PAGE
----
Wampfler, Susanne Franziska4; Bruderer, S.3; Karska, A.3; J. Herczeg, G.3; F. van Dishoeck, E.3; E. Kristensen, L.3; R. Goicoechea, J.3; O. Benz, A.3; D. Doty, S.3; McCoey, C.3; Baudry, A.3; Giannini, T.3; Larsson, B.3
1 Natural History Museum of Denmark, Natural History Museum of Denmark, Faculty of Science, Københavns Universitet2 Natural History Museum of Denmark, Faculty of Science, Københavns Universitet3 unknown4 Natural History Museum of Denmark, Faculty of Science, Københavns Universitet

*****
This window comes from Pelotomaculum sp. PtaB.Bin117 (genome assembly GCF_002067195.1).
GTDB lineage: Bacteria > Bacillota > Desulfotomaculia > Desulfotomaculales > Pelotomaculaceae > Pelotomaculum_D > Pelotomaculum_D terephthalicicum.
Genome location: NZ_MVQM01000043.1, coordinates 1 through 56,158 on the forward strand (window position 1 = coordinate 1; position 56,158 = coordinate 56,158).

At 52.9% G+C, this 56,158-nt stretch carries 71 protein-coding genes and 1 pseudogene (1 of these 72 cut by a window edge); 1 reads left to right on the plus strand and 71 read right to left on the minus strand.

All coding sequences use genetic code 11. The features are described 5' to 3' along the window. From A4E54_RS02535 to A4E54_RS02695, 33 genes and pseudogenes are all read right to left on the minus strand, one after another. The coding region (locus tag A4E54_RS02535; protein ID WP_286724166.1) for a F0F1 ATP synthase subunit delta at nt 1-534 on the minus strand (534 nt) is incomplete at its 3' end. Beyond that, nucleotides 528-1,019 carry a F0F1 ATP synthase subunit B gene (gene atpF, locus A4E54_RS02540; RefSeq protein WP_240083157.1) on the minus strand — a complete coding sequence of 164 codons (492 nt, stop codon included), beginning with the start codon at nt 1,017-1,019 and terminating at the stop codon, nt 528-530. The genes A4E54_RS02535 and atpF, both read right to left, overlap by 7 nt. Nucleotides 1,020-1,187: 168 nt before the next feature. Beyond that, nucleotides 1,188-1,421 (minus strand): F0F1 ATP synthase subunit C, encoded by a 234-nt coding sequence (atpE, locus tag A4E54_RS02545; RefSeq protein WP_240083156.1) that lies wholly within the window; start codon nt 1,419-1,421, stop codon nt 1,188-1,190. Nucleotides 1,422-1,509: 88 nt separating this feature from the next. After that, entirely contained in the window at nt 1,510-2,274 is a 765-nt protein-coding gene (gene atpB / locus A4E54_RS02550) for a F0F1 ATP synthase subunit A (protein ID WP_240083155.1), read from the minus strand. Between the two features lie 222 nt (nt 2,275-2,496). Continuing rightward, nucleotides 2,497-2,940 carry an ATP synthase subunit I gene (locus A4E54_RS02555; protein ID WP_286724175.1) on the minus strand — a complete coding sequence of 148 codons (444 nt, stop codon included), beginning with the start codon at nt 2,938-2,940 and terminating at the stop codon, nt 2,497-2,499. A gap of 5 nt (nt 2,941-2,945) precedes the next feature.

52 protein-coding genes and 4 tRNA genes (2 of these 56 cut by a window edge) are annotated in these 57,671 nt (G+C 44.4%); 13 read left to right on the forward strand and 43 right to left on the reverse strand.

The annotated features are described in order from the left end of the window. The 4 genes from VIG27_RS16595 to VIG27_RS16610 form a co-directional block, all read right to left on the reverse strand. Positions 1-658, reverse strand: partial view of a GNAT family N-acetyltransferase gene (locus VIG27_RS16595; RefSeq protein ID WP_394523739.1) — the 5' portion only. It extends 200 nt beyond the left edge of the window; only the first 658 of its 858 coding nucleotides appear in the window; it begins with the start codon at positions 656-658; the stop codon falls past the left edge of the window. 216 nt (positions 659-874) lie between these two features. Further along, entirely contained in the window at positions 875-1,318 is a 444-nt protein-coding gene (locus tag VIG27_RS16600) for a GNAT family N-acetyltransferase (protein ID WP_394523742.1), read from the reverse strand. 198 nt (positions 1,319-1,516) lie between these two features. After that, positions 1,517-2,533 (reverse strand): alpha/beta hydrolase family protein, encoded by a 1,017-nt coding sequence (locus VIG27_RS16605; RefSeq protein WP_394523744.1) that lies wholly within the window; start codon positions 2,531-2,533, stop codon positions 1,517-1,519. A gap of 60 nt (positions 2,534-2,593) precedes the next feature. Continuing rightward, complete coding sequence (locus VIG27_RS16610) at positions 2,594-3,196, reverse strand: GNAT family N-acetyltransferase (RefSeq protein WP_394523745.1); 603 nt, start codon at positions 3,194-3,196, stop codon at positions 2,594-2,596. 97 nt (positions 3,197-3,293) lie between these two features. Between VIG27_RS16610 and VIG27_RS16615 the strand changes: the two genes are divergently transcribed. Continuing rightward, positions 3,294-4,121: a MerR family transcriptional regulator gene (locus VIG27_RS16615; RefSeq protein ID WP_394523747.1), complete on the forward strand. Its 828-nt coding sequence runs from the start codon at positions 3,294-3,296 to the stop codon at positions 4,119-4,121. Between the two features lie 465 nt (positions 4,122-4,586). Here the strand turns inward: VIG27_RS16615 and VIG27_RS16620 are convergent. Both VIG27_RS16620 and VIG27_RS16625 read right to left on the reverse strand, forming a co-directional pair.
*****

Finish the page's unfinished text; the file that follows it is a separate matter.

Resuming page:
OH is a key species in the water chemistry of star-forming regions, because its presence is tightly related to the formation and destruction of water. This paper presents OH observations from 23 low- and intermediate-mass young stellar objects obtained with the PACS integral field spectrometer on-board Herschel in the context of the Water In Star-forming Regions with Herschel (WISH) key program. Most low-mass sources have compact OH emission ( 20000 AU). The strength of the OH emission is correlated with various source properties such as the bolometric luminosity and the envelope mass, but also with the OI and H2O emission. Rotational diagrams for sources with many OH lines show that the level populations of OH can be approximated by a Boltzmann distribution with an excitation temperature at around 70 K. Radiative transfer models of spherically symmetric envelopes cannot reproduce the OH emission fluxes nor their broad line widths, strongly suggesting an outflow origin. Slab excitation models indicate that the observed excitation temperature can either be reached if the OH molecules are exposed to a strong far-infrared continuum radiation field or if the gas temperature and density are sufficiently high. Using realistic source parameters and radiation fields, it is shown for the case of Ser SMM1 that radiative pumping plays an important role in transitions arising from upper level energies higher than 300 K. The compact emission in the low-mass sources and the required presence of a strong radiation field and/or a high density to excite the OH molecules points towards an origin in shocks in the inner envelope close to the protostar.